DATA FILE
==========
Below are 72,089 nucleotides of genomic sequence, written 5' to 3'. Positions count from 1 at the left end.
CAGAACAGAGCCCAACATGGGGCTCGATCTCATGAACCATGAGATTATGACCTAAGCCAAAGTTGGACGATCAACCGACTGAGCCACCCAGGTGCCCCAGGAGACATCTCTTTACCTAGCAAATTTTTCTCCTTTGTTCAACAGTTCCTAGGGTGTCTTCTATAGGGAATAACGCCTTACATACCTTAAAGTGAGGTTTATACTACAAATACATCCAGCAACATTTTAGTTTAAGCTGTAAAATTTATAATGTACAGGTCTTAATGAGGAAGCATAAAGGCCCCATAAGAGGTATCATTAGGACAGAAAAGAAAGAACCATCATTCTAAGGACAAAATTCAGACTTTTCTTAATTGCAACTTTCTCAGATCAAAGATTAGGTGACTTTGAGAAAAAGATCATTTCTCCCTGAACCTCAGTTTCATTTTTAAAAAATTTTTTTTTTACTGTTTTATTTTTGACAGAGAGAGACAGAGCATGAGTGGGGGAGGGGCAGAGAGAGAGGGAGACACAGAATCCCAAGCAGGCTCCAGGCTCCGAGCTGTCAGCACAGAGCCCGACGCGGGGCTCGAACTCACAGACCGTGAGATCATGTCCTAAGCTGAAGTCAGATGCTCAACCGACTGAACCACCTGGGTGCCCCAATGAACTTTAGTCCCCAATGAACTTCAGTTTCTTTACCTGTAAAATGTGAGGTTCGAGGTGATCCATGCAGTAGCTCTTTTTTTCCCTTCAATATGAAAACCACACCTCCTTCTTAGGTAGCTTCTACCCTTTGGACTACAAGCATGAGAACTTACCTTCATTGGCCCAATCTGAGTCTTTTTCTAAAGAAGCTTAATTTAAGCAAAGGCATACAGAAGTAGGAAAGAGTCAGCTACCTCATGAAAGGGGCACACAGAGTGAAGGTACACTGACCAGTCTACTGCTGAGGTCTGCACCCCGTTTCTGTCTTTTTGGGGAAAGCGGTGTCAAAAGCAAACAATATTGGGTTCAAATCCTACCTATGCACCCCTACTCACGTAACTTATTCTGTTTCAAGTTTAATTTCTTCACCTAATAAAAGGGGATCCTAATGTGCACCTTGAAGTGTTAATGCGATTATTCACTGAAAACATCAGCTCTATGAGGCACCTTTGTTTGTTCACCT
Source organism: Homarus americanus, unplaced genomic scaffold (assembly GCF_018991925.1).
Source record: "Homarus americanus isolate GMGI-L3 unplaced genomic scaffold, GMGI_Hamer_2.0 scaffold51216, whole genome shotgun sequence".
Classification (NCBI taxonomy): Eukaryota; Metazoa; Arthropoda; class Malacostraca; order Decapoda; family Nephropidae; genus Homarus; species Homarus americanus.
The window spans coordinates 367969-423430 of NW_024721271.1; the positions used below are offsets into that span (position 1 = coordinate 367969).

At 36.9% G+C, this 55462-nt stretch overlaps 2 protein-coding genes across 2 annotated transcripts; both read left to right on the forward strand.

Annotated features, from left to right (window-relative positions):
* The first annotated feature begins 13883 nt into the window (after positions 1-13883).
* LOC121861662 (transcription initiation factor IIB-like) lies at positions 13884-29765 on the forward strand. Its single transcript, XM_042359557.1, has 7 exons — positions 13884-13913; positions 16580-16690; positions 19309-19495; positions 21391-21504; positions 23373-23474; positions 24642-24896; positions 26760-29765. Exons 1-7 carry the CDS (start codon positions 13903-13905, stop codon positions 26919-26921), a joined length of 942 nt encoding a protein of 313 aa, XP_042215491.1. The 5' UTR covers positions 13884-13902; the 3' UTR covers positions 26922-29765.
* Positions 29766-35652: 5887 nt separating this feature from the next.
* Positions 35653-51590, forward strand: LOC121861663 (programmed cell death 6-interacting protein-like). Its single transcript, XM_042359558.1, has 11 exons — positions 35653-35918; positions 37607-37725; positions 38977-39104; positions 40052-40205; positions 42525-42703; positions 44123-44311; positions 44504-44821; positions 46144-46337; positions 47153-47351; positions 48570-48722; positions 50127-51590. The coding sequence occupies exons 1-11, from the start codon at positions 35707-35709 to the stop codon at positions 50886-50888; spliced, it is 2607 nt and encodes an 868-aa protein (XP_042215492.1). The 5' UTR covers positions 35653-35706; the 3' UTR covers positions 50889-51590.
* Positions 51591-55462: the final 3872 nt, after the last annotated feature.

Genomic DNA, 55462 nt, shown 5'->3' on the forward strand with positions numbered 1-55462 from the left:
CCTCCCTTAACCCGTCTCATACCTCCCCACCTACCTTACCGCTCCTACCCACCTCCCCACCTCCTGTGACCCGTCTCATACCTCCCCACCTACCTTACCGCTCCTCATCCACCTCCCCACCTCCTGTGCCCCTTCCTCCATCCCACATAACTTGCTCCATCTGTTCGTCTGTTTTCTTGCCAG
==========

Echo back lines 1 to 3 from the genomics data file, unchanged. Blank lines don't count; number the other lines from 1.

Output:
Below are 72,089 nucleotides of genomic sequence, written 5' to 3'. Positions count from 1 at the left end.
CAGAACAGAGCCCAACATGGGGCTCGATCTCATGAACCATGAGATTATGACCTAAGCCAAAGTTGGACGATCAACCGACTGAGCCACCCAGGTGCCCCAGGAGACATCTCTTTACCTAGCAAATTTTTCTCCTTTGTTCAACAGTTCCTAGGGTGTCTTCTATAGGGAATAACGCCTTACATACCTTAAAGTGAGGTTTATACTACAAATACATCCAGCAACATTTTAGTTTAAGCTGTAAAATTTATAATGTACAGGTCTTAATGAGGAAGCATAAAGGCCCCATAAGAGGTATCATTAGGACAGAAAAGAAAGAACCATCATTCTAAGGACAAAATTCAGACTTTTCTTAATTGCAACTTTCTCAGATCAAAGATTAGGTGACTTTGAGAAAAAGATCATTTCTCCCTGAACCTCAGTTTCATTTTTAAAAAATTTTTTTTTTACTGTTTTATTTTTGACAGAGAGAGACAGAGCATGAGTGGGGGAGGGGCAGAGAGAGAGGGAGACACAGAATCCCAAGCAGGCTCCAGGCTCCGAGCTGTCAGCACAGAGCCCGACGCGGGGCTCGAACTCACAGACCGTGAGATCATGTCCTAAGCTGAAGTCAGATGCTCAACCGACTGAACCACCTGGGTGCCCCAATGAACTTTAGTCCCCAATGAACTTCAGTTTCTTTACCTGTAAAATGTGAGGTTCGAGGTGATCCATGCAGTAGCTCTTTTTTTCCCTTCAATATGAAAACCACACCTCCTTCTTAGGTAGCTTCTACCCTTTGGACTACAAGCATGAGAACTTACCTTCATTGGCCCAATCTGAGTCTTTTTCTAAAGAAGCTTAATTTAAGCAAAGGCATACAGAAGTAGGAAAGAGTCAGCTACCTCATGAAAGGGGCACACAGAGTGAAGGTACACTGACCAGTCTACTGCTGAGGTCTGCACCCCGTTTCTGTCTTTTTGGGGAAAGCGGTGTCAAAAGCAAACAATATTGGGTTCAAATCCTACCTATGCACCCCTACTCACGTAACTTATTCTGTTTCAAGTTTAATTTCTTCACCTAATAAAAGGGGATCCTAATGTGCACCTTGAAGTGTTAATGCGATTATTCACTGAAAACATCAGCTCTATGAGGCACCTTTGTTTGTTCACCT
Source organism: Homarus americanus, unplaced genomic scaffold (assembly GCF_018991925.1).